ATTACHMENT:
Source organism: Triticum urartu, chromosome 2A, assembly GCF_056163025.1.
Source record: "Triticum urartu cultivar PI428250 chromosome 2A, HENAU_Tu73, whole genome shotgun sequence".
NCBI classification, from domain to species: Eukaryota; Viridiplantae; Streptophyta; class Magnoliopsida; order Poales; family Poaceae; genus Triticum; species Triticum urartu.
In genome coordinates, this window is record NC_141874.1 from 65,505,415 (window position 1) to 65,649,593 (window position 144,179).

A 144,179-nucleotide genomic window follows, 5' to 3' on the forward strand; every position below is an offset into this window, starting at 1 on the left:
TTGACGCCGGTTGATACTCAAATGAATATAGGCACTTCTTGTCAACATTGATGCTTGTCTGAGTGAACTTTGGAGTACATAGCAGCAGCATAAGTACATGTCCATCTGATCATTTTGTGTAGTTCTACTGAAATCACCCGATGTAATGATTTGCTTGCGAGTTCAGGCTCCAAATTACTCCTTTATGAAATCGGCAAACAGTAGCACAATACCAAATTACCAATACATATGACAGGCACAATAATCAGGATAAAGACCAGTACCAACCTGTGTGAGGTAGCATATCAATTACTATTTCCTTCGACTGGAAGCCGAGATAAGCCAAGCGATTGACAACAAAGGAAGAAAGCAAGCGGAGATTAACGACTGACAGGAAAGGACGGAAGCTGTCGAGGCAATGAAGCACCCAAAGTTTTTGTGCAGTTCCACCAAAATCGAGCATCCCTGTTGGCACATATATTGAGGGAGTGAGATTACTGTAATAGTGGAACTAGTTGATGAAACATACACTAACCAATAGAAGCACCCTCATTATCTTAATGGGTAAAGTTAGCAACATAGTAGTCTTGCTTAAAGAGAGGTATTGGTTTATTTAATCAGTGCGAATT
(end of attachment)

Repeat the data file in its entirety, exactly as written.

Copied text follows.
Source organism: Triticum urartu, chromosome 2A, assembly GCF_056163025.1.
Source record: "Triticum urartu cultivar PI428250 chromosome 2A, HENAU_Tu73, whole genome shotgun sequence".
NCBI classification, from domain to species: Eukaryota; Viridiplantae; Streptophyta; class Magnoliopsida; order Poales; family Poaceae; genus Triticum; species Triticum urartu.
In genome coordinates, this window is record NC_141874.1 from 65,505,415 (window position 1) to 65,649,593 (window position 144,179).

A 144,179-nucleotide genomic window follows, 5' to 3' on the forward strand; every position below is an offset into this window, starting at 1 on the left:
TTGACGCCGGTTGATACTCAAATGAATATAGGCACTTCTTGTCAACATTGATGCTTGTCTGAGTGAACTTTGGAGTACATAGCAGCAGCATAAGTACATGTCCATCTGATCATTTTGTGTAGTTCTACTGAAATCACCCGATGTAATGATTTGCTTGCGAGTTCAGGCTCCAAATTACTCCTTTATGAAATCGGCAAACAGTAGCACAATACCAAATTACCAATACATATGACAGGCACAATAATCAGGATAAAGACCAGTACCAACCTGTGTGAGGTAGCATATCAATTACTATTTCCTTCGACTGGAAGCCGAGATAAGCCAAGCGATTGACAACAAAGGAAGAAAGCAAGCGGAGATTAACGACTGACAGGAAAGGACGGAAGCTGTCGAGGCAATGAAGCACCCAAAGTTTTTGTGCAGTTCCACCAAAATCGAGCATCCCTGTTGGCACATATATTGAGGGAGTGAGATTACTGTAATAGTGGAACTAGTTGATGAAACATACACTAACCAATAGAAGCACCCTCATTATCTTAATGGGTAAAGTTAGCAACATAGTAGTCTTGCTTAAAGAGAGGTATTGGTTTATTTAATCAGTGCGAATT